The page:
Sunday, November 24, 2013

El Niño made me do it

Mar 1995

I do a lot of reading during the winter, for several reasons. (1) It is done in a warm house and (2) it involves a recliner - the farmer's favorite tillage tool. This intense intellectual effort, punctuated by periods of unconsciousness with drool coming out the corner of my mouth, during which my brain digests the information, can yield some pretty impressive Deep Thoughts. While the conception of a Deep Thought can be mistaken for gas pains, it is always worth the effort. My current DT, an explanation of "El Niño", is proof that thinking can be useful, as well as a refreshing change of pace for most of us.

I have been reading just oodles of intensely serious words about "El Niño". It is not, as many of us had supposed, a new dish at Chi-Chi's. No, indeed. El Niño is the latest GLOBAL THREAT from the people in the Alarming Science Industry. El Niño (literally, the ninny) is a difficult, complicated physical phenomenon that is poorly understood and almost impossible to explain to the general public, let alone farmers. Luckily, I got here in time.

El Niño is believed by most serious scientists with German accents to be caused by the anchovy – a slimy little fish that breeds furiously off the coast of Peru, or maybe Paraguay, or Pakistan – one of those third world countries whose citizens change dictators more often than underwear. The chief economic use for these fish is as landfill after being scraped off pizzas, salads, and other unsuspecting cuisine. The US Government requires restaurants to include this over-salted ocean offal in a fixed percentage of all foods in support of the Government-of-the-Day, General (Fill in name here). As loathsome as all right-thinking humans find these creatures, their acceptance in the ocean is even less, where other fish refer to them as Sea- SPAM. Indeed, all other ocean dwelling life flees from the schools of anchovies in panic, especially during anchovy breeding season, a particularly disgusting marine spectacle.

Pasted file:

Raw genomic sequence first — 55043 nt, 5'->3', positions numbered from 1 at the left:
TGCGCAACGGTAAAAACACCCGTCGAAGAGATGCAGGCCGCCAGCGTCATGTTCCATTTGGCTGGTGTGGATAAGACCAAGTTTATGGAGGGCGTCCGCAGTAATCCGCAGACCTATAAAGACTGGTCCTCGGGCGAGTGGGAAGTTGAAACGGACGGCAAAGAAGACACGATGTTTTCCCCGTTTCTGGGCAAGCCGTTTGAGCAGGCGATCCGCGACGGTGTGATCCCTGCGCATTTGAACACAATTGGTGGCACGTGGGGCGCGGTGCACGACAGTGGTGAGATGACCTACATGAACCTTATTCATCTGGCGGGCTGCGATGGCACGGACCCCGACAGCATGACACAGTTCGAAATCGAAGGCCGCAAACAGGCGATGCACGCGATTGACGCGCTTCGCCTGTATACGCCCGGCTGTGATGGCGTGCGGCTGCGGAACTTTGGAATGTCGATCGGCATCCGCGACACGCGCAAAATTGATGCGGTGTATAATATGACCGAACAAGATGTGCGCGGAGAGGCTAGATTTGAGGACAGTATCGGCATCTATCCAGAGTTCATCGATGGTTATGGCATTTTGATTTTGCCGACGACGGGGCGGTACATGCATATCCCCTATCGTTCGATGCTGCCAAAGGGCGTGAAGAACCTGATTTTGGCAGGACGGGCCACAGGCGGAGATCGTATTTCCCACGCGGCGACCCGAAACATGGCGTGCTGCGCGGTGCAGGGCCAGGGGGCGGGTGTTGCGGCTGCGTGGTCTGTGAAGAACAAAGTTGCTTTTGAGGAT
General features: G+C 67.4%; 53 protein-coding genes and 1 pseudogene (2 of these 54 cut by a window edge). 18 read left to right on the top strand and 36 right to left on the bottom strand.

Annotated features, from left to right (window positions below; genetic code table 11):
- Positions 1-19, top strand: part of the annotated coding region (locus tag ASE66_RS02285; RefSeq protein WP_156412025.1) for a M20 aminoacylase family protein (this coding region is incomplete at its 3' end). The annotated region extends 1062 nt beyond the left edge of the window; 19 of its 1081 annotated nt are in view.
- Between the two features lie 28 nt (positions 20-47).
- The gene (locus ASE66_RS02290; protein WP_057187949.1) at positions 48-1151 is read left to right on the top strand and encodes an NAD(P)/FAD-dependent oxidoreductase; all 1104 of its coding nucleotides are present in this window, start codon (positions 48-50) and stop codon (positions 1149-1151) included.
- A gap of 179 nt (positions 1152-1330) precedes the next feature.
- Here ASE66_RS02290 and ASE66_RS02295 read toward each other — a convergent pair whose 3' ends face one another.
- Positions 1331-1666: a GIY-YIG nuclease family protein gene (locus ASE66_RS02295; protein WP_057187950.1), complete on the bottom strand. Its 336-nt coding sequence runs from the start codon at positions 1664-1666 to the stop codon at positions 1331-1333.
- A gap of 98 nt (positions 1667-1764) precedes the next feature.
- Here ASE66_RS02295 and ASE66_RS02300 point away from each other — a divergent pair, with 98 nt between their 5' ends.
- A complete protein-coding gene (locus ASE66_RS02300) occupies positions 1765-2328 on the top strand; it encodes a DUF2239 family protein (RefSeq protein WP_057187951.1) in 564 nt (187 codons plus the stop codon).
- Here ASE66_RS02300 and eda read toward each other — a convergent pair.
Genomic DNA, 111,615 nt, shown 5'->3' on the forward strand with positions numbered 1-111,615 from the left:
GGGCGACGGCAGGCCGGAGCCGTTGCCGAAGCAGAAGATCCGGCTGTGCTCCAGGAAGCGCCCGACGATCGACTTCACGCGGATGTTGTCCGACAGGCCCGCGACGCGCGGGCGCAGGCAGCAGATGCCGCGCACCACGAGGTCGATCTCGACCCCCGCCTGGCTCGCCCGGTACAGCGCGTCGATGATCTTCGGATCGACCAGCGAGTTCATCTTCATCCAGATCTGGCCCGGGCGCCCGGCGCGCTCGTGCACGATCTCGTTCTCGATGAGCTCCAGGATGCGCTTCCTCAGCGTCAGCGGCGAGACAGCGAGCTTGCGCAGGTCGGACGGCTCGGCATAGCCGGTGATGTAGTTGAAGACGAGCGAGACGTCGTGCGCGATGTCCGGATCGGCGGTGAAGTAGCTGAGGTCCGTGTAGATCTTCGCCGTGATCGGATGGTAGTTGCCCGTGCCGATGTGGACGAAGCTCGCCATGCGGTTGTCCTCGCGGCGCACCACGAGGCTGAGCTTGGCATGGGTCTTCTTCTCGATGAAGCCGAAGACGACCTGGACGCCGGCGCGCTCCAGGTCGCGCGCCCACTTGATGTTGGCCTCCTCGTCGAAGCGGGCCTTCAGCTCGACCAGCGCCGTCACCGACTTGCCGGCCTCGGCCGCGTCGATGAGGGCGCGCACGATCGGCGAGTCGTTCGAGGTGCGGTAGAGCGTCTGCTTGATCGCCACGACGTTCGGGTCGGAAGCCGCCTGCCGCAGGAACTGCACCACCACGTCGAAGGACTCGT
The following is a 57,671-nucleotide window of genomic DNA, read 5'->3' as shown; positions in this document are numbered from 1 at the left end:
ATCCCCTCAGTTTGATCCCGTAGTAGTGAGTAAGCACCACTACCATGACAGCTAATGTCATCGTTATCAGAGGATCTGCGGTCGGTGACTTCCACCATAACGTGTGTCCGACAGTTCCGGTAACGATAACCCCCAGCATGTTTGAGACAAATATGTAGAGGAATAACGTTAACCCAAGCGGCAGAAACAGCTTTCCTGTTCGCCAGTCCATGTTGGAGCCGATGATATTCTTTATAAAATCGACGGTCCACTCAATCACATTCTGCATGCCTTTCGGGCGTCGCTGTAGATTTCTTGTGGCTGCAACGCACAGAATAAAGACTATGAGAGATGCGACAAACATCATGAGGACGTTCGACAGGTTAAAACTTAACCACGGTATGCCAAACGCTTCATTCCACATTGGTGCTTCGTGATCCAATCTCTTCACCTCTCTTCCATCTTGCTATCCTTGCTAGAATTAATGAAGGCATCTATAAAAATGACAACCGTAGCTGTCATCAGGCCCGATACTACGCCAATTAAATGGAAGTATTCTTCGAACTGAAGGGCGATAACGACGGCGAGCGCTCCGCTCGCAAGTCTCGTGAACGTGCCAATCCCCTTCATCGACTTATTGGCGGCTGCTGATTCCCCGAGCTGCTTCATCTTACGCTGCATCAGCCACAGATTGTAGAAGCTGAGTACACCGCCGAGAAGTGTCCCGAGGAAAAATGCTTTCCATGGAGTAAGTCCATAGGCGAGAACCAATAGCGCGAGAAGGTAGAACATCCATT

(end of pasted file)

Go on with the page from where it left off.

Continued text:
This mass movement of sea life away from the anchovies creates a strong current that has been dubbed "El Niño" by current dubbers in honor of the discoverer, Juan "Nincompoop" Gonzales-McKinsey, a marine orthodontist who was the son of a legendary flamenco artist and a traveling oatmeal salesman. Gonzales-McKinsey is also credited as the first person to blame something (his failed career as a penguin juggler) on El Niño.